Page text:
She said, “One issue particular to my district is the loss of hospitality and aerospace jobs caused by the severe downturn in air travel. “We need to make sure that workers in those industries have the ability to survive economically until things turn around. For small businesses that means the availability of grants and low-interest loans; for workers it means keeping state and local budgets under control and looking to reduce certain taxes and fees.”

7th District Senator John Kissel

Senator John Kissel will begin his 15th session representing District 7 in January

Sen. John Kissel, whose 7th District includes the North Central Connecticut towns of Enfield, Somers, Suffield, and Windsor Locks, will begin his 15th term representing the district in January. He has been reappointed to serve as the leading Republican on the legislature’s Judiciary Committee. 

Sen. Kissel recently had this to say about this and other appointments. “It is an honor to be entrusted with this responsibility . . . I continue to work tirelessly to improve the quality of life for the residents of the 7th Senate District. I love this state and will continue fighting to pass policies which put Connecticut on a more stable, predictable, pro-business, pro-taxpayer path.  I will continue to be the voice of the people at the State Capitol, and I look forward to the 2021 legislative session.”

35th District Sen. Dan Champagne

Vernon’s Senator Dan Champagne views taxes as a major burden on people in his district and across the state, as well as for businesses. He says, “Many people are at the point where they cannot simply make ends meet, and we need to reopen this state safely to get people back to work. Businesses, especially small businesses, have suffered major losses over the past year and we must find other ways to help them to sustain.”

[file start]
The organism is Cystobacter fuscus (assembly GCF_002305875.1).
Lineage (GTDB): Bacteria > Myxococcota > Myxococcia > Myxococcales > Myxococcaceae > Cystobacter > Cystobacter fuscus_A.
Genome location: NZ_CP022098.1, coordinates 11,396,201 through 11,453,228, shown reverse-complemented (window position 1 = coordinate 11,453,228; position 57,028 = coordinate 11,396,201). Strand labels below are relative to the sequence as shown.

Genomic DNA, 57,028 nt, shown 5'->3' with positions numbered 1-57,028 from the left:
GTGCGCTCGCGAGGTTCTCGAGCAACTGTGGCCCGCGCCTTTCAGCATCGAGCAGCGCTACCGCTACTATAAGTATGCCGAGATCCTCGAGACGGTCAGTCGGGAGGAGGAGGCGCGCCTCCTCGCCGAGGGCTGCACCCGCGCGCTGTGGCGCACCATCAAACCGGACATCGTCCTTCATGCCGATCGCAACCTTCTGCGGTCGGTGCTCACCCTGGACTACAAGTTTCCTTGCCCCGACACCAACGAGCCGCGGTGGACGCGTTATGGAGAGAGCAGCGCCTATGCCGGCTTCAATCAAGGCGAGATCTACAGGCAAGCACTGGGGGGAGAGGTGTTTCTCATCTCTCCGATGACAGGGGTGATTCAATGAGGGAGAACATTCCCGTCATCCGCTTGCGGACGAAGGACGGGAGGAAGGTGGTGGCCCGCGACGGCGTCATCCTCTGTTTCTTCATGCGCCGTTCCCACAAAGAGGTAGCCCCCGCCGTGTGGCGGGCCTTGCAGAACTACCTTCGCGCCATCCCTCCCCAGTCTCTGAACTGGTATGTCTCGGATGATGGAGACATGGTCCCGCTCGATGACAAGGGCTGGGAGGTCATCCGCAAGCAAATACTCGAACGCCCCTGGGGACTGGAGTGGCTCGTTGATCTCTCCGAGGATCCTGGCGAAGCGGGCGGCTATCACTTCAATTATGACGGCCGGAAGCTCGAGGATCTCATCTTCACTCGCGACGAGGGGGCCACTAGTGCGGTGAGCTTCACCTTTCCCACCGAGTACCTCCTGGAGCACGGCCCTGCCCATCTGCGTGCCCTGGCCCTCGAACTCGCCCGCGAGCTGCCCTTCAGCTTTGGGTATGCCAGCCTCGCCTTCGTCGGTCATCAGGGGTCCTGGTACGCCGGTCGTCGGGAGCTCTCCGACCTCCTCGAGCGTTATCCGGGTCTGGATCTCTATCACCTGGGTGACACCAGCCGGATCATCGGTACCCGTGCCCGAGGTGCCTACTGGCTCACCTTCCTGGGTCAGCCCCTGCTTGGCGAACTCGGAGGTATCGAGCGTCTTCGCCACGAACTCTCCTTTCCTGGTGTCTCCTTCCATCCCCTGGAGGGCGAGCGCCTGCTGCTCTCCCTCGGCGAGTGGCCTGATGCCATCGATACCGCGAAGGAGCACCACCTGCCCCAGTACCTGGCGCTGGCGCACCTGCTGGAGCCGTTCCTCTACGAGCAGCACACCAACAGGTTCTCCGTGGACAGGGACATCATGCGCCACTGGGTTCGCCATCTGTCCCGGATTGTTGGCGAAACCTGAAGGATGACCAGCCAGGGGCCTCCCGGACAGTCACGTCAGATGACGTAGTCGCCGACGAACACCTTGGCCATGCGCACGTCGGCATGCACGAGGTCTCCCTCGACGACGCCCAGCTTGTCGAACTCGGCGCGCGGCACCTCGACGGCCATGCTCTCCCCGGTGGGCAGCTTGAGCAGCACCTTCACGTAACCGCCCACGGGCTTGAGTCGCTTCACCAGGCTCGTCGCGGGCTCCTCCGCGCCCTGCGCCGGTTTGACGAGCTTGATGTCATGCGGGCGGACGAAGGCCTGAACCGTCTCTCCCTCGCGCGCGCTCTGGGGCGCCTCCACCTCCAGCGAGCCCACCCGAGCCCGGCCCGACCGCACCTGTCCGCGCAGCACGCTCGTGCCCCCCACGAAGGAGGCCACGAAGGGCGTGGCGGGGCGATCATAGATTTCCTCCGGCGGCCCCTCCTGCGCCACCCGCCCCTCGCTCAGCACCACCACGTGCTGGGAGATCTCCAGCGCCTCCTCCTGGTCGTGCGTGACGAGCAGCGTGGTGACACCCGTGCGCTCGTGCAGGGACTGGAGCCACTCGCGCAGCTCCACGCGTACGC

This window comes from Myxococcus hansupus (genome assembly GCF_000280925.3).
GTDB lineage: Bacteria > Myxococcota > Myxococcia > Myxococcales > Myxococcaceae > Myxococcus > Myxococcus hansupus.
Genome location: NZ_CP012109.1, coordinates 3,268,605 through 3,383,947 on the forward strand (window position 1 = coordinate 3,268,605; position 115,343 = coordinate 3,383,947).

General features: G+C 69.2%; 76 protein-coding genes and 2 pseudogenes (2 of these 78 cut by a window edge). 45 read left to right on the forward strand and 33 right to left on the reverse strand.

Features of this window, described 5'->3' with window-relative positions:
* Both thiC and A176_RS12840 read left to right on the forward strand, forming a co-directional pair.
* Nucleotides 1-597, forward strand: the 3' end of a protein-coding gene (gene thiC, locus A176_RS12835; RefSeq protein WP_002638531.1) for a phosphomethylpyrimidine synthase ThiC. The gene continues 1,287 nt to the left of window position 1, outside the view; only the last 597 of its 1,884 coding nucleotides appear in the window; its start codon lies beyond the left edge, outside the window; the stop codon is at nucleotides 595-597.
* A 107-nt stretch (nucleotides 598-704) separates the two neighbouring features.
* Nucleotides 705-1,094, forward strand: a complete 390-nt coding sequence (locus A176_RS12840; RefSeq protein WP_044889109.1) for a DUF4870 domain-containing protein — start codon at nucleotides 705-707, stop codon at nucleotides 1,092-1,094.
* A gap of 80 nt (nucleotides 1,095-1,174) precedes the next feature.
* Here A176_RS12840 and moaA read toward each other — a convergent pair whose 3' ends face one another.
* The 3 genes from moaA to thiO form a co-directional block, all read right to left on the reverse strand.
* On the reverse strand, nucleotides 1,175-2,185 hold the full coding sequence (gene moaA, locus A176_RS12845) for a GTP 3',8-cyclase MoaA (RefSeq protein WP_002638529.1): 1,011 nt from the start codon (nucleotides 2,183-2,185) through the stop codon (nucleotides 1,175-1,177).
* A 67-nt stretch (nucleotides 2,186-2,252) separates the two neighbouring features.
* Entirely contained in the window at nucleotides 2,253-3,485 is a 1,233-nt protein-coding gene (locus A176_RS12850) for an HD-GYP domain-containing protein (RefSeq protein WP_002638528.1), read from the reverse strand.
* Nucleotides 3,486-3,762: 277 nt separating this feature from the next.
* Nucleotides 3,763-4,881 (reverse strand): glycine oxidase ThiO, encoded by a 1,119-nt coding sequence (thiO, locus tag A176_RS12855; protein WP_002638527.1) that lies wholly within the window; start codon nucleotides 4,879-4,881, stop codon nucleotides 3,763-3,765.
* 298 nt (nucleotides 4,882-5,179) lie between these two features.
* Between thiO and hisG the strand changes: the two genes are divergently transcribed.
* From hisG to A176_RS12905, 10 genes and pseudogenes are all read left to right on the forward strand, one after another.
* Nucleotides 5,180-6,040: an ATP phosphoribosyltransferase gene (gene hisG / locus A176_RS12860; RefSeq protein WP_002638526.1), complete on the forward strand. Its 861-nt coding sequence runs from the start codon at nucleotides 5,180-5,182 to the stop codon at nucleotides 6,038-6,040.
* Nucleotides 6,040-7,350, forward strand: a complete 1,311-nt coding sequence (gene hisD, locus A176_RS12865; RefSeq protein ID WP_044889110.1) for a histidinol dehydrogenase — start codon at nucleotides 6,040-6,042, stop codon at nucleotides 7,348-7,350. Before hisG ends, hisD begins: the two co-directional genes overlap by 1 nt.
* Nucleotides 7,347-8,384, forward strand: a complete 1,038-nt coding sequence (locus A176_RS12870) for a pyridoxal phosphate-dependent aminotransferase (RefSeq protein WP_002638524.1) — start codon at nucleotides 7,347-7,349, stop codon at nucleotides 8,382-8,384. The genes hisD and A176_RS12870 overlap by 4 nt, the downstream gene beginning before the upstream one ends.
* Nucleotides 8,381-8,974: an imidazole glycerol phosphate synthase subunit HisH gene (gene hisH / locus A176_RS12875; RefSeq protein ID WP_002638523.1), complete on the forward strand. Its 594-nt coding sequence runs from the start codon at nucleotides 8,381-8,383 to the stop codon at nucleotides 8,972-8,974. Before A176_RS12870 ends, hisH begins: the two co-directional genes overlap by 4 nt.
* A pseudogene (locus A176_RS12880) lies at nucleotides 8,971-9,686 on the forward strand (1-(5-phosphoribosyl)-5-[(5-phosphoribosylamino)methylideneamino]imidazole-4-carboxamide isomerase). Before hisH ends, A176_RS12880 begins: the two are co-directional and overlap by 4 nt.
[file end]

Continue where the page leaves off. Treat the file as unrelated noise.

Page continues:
Champagne referred to the recent news of Governor Lamont”s decision to sign on to the Transportation and Climate Initiative regional program which still requires legislative approval. Champagne said he would oppose this sort of legislation that increases the state’s gas tax.

Crumbling foundations continue to be a major issue for Champagne’s  constituents as well, with over 35,000 homes affected. “Many of these homeowners are still in need of financial assistance and I’ll continue to support legislation that helps these people to become whole,” said Sen. Champagne.

Another one of his goals is to protect public safety and those who administer it, which includes fixing the Police Accountability bill that passed in the July special legislative session. “It must be fixed because it is not a ‘police accountability’ bill; it does nothing to hold law enforcement personnel accountable,” said Sen. Champagne.

Finally, he is intent on looking at ways to reduce the cost of living in Connecticut. “We’re at a time now where our middle class and vulnerable populations cannot afford necessities. Food is one such necessity, and a goal of mine is to look at how we can help those in need. There are nearly one-half million people in the state that need food assistance, and this is a problem that must be fixed.”

By Laura B. Hayden